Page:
Ridecare creates transparency

Bosch combines artificial intelligence with the internet of things

Bosch’s innovative fleet services comprise a sensor box permanently installed on the inner windshield of the shared vehicles as well as intelligent software for data analysis in the cloud. As soon as sensor information about accidents or smoke in the vehicle interior has been transmitted to a cloud backend, Bosch can use artificial intelligence (AI) methods to derive the intensity of any impact and classify it for the fleet operator. Intelligent algorithms incorporate both the vehicle’s driving dynamics data and additional information such as the condition of the road. This means sharing providers can know exactly whether damage is merely cosmetic or whether it needs to be assessed and repaired immediately to ensure that the vehicle remains roadworthy. “Ridecare services are yet another demonstration of the potential of AIoT – the combination of artificial intelligence and the internet of things. Now its benefits will also be available to the users of sharing services,” Kroeger says. Thanks to AI data analysis, moreover, Bosch can also identify where exactly the vehicle has been damaged, for example on the rear bumper or even on the underbody. This facilitates the documentation and appraisal of the damage. If the data from the sensor box is later combined with images of the damage, fleet and mobility service operators can also obtain an estimate of repair costs on request.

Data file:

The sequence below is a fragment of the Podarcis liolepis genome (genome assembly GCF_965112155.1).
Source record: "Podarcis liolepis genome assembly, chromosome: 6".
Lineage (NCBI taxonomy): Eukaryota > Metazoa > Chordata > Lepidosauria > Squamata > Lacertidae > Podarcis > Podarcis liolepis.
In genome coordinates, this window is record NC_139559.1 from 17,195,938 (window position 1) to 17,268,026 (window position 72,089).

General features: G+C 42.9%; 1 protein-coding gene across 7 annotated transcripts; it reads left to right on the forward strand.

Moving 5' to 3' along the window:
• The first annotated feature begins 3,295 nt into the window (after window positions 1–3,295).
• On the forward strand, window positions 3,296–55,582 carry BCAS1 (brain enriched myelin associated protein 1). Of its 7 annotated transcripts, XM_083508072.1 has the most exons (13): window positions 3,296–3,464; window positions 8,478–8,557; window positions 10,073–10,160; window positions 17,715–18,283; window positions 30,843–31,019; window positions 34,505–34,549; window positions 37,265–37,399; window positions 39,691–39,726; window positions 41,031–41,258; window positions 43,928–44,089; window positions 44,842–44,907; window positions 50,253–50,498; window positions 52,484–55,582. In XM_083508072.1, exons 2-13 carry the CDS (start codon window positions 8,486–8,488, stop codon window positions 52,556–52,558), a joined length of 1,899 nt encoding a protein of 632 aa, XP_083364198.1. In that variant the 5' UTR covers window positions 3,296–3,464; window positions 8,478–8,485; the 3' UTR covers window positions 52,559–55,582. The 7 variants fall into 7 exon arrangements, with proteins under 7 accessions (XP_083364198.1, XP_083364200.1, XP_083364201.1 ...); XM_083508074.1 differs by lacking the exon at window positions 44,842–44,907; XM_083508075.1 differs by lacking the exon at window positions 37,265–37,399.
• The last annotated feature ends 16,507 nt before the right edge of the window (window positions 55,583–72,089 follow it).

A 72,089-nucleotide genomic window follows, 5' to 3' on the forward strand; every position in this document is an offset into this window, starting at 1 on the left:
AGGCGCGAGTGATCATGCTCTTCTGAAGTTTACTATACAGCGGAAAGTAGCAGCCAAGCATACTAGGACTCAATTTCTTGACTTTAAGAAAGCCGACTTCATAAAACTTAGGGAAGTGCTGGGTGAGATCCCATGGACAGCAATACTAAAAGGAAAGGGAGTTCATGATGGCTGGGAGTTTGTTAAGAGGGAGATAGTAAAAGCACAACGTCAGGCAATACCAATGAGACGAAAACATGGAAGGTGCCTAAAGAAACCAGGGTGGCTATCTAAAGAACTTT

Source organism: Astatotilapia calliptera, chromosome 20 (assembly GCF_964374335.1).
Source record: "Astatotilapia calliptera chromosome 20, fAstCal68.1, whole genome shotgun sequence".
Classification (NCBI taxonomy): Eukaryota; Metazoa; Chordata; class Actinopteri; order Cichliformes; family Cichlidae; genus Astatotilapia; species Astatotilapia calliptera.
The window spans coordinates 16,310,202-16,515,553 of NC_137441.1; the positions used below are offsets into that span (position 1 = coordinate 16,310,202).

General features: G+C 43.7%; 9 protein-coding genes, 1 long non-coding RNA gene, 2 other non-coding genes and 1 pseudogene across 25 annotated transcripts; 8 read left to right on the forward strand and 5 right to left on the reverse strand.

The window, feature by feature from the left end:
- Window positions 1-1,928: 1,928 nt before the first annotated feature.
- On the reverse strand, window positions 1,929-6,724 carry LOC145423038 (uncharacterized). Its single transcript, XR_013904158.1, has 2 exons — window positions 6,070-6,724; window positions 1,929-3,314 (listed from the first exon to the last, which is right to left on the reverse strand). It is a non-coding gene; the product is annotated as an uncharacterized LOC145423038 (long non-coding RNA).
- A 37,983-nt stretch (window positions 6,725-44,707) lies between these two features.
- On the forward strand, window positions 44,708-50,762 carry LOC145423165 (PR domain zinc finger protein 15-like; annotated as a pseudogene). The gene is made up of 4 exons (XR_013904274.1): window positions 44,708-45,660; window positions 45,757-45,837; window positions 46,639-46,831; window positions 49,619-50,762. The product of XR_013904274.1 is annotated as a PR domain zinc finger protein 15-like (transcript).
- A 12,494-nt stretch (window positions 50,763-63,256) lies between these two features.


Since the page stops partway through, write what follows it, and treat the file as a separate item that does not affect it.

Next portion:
Digital solution for fleet management

For sharing providers, fast and transparent documentation of damage to individual vehicles in the fleet is hugely important, as it is the only way for them to improve roadworthiness and minimize downtime. In addition to damage classification, Ridecare services also tell the sharing provider exactly where and when the accident happened, and when someone smoked in the car. This information enables fleet managers and mobility service providers to keep their vehicles in perfect condition at all times and to enhance driver and passenger well-being.

Despite a dip in demand during the coronavirus pandemic, experts predict a boom in the carsharing market: the market for mobility services that replace the private car is currently worth 127 billion dollars in Europe, of which 17 billion dollars is attributable to the German market. The consulting firm Strategy& estimates that this sales potential could more than quadruple across Europe to 549 billion dollars by 2035.